If you just read with your child and have normal conversations from time to time, without ever interrupting or interfering with the natural reading process, and without asking question after question, both you and your child will realize how easy, rewarding, and beneficial this process actually is.
Here are some basic steps to make that happen:
Empathize with your child’s struggle while providing some basic guidance before opening the book.
Reading isn’t easy. Even adults find themselves “reading,” with eyes following along the lines of text, flipping page after page while the minutes pass, only to realize they have no idea what happened on the pages they were supposedly reading. I call this the passive eye shift. Our fingers and eyes are moving, but either our brains are off in La La Land or we are too busy visualizing something we read earlier in the book to actually focus on the text we’re trying to read at the moment. It may have even happened to you just now while reading this article. This is completely normal. Everyone experiences it. I’m a voracious reader and I do it every time I read, whether I’m reading a hilarious work or fiction or an article on cognitive neuroscience. I want you to talk about these little blips with your children. I want you to let them know that not only do lots of kids experience these struggles when reading, but adults do as well.
Your child doesn’t need to feel like a failure, but chances are, if he or she is failing those reading comprehension questions from boring passages at school, that ship has already sailed. You can reverse course by empathizing with your child’s struggle, and providing some guidance before you open the book in the first place:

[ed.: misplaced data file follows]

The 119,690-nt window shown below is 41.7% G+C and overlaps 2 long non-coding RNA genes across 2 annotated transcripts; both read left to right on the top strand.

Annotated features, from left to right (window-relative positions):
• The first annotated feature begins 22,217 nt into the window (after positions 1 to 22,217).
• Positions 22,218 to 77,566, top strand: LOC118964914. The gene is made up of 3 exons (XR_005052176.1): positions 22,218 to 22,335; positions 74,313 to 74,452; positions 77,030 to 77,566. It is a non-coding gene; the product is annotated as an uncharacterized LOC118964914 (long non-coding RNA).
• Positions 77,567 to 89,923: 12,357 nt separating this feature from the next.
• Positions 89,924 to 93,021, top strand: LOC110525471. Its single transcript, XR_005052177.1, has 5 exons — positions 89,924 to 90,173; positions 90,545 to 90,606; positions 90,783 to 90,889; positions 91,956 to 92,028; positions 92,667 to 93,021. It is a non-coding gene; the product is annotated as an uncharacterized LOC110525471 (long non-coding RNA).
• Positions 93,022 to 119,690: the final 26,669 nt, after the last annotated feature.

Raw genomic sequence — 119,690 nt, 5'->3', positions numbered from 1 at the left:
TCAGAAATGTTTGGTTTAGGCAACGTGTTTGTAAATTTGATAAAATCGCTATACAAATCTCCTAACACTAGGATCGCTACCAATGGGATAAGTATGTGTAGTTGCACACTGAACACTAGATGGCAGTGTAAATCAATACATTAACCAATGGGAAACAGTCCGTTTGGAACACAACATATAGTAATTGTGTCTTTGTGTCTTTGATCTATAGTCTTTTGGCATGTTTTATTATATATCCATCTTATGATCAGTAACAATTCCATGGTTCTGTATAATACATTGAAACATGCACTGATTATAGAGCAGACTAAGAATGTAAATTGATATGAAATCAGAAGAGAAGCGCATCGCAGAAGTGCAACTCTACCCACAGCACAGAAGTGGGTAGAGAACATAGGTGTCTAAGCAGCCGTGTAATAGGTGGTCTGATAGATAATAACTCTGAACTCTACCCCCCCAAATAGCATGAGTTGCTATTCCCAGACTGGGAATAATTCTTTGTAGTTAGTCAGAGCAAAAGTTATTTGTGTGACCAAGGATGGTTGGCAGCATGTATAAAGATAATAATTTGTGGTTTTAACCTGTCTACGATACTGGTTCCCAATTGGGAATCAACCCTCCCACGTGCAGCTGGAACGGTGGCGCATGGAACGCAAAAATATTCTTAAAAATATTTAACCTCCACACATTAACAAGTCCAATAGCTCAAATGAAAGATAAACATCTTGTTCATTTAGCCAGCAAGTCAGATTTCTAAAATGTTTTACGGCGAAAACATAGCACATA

Implement a hands-off plan of action for dealing with challenging words.
There’s no point constantly correcting a child or explaining things while he or she is reading. It is extremely distracting. Adults don’t like to be interrupted while reading, so what makes us think kids are cool with it? And we wonder why kids can’t answer comprehension questions after we’ve interrupted them 386 times while reading the passage in the first place.
Start by making sure your child plays a major role in choosing an engaging book to read with you. If your child thinks the book is too challenging or boring, don’t argue about it; just let him or her choose a new book. Then, let your child know that when encountering a really tough word, he or she should just say “blank” instead of trying to say the tricky word, and you’ll deal with the pronunciation and definition together later. Once the child has finished the chapter or is at a good stopping point in the story, you two can start sounding out the word and using context clues or the dictionary or internet to figure out its meaning.